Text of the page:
d(22) Dale's Farm (Plate 31), of white brick, two-storeyed
with cellars, and with hipped and gabled roofs, was built
c. 1840. The S. front to the road is symmetrically designed in
three bays with end pilasters and a narrow centrepiece in which
is set a front door with rectangular fan-light and shallow hood.
Inside is an original staircase. The piers of the contemporary
garden walls have cast-iron caps and finials.
d(23) Farm building, consisting of a combined granary and
pigeon loft, framed and boarded, with some brick underbuilding; the thatched roof is hipped and rises to two gablets;
d(24) Brown's Farm, originally an 18th-century Class-I
house, was remodelled and extended c. 1790; the walls are of
brick and the roofs tiled. Inside the extension is a reused ovolo-moulded beam. A staircase in the original house retains some
18th-century shaped balusters.
d(25) Almshouses, now derelict, single-storeyed, of red
brick, with gable-ended tiled roofs; they consist of three rooms,
each a separate tenement, in a straight range. According to the
Lysons (Cambridgeshire, 184), 'Dr Franklin, by his will, bearing
date June 27, 1695, bequeathed the sum of 400 l. for building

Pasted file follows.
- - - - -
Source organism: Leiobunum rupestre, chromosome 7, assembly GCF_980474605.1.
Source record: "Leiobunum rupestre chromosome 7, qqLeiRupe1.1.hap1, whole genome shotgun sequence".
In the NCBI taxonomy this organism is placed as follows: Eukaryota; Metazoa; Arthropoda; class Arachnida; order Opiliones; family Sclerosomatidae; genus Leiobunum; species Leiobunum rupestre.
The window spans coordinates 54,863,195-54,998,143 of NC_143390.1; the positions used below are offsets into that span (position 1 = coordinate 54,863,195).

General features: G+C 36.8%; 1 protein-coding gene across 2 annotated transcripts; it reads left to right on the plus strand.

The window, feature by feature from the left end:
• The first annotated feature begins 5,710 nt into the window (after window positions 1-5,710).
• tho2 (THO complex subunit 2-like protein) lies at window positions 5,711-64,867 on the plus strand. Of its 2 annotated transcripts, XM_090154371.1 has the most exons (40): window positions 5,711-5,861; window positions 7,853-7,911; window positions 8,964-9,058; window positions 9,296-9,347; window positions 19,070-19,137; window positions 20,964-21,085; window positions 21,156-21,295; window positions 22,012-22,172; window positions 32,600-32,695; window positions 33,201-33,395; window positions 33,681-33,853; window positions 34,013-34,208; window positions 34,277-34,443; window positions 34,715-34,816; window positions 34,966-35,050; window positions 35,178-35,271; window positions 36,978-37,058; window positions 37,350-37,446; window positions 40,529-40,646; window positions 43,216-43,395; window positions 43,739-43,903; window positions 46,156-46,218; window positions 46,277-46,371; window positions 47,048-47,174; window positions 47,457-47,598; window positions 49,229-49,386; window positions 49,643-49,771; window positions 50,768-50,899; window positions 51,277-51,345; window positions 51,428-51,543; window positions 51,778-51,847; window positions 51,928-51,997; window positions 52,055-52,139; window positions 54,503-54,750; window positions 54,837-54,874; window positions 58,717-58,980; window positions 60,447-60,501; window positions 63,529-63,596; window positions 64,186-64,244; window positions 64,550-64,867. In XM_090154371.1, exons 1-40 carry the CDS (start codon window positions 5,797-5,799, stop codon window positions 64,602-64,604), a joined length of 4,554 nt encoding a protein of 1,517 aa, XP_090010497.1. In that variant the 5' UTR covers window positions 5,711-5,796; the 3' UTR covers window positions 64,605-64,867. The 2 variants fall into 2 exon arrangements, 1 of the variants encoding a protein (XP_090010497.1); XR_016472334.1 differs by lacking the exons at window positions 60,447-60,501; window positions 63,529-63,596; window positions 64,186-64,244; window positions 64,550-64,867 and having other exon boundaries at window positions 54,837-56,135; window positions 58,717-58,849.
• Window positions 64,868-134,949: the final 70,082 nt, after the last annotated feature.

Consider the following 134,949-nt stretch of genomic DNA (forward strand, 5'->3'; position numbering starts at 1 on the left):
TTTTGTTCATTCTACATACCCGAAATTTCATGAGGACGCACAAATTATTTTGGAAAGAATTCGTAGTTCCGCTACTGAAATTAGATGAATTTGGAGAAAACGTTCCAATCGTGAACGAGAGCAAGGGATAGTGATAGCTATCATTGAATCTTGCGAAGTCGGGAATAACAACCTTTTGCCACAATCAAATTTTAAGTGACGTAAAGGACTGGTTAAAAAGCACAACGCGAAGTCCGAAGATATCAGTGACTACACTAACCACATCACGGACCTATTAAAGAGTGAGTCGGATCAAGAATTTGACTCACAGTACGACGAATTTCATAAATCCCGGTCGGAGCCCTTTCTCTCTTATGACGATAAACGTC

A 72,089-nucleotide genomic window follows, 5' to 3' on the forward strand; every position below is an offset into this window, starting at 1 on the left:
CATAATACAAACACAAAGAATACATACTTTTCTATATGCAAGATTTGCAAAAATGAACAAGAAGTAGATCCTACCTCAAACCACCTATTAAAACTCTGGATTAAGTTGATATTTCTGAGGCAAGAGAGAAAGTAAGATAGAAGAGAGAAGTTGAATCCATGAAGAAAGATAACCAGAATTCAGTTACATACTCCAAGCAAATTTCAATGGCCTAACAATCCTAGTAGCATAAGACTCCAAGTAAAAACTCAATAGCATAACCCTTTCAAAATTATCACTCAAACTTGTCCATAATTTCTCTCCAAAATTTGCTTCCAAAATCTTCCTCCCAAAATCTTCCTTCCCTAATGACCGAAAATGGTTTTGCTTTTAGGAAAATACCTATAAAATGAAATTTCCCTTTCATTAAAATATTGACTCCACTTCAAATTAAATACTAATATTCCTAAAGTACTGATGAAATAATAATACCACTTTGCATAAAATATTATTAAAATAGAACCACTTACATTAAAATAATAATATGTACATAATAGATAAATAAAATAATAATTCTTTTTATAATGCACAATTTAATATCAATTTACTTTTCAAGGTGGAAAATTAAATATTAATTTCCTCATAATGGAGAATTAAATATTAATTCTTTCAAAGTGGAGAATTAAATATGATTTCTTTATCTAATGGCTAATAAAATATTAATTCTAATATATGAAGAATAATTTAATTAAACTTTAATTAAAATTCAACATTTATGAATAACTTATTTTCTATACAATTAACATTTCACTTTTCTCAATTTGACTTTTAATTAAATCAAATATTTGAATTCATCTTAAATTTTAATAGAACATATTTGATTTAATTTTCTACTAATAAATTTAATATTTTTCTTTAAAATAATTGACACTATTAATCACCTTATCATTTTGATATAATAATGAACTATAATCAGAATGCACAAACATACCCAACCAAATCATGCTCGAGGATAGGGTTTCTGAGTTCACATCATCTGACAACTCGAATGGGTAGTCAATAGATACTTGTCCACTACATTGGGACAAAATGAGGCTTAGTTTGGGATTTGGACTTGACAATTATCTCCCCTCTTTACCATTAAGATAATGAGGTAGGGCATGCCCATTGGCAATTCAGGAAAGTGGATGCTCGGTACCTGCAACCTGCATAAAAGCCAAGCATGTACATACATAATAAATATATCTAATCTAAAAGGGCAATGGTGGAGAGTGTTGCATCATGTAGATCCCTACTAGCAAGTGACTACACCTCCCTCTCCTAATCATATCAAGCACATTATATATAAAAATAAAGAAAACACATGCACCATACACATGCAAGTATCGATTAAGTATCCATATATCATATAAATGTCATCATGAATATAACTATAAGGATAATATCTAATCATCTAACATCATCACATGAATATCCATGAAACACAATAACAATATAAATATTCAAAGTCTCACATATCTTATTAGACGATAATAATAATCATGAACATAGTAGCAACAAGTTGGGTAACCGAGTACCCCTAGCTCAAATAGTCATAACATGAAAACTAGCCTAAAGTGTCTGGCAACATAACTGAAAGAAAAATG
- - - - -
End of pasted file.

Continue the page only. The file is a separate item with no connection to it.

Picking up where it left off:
and endowing three alms-houses for poor widows'.
d(26) Windmill (N.G. TL 326641), without working parts,
now incorporated in a modern house. It consists of a tapered
brick tower with some original round-headed windows; 19th-century.
d(27) Common Farm (Class T; N.G. TL 303612), c. 1800,
two storeys and attics, partly of white brick, partly framed and
plastered, with tiled roof, has a symmetrical S. front in three
bays with central front door and triple sash windows on the
ground floor. Above are three first-floor sash windows, a
dentilled eaves cornice and three set-back dormers. The staircase, housed in a projection on the N. side entered from one of
the ground-floor rooms, is original.
c and d(28–43) Houses, of internal-chimney design (Classes
I and J) more or less altered, generally of one storey and attics,
and mostly framed, plastered and thatched; a number of these
were probably built before 1715. Monument (28) is an outlier
(N.G. TL 28856432).
d(44) Moated site (Class A 1 (a); N.G. TL 315637; ponds
only on O.S.), presumably that of the mediaeval manor house,
lies 250 ft. N.W. of its 17th-century successor (Monument (3)),
on level ground in clay soil. The site is under rough pasture,
marshy in the ditch. The remains are those of a rectangular
moat, now measuring 88 ft. N.W., by 133 ft. S.W., by 54 ft.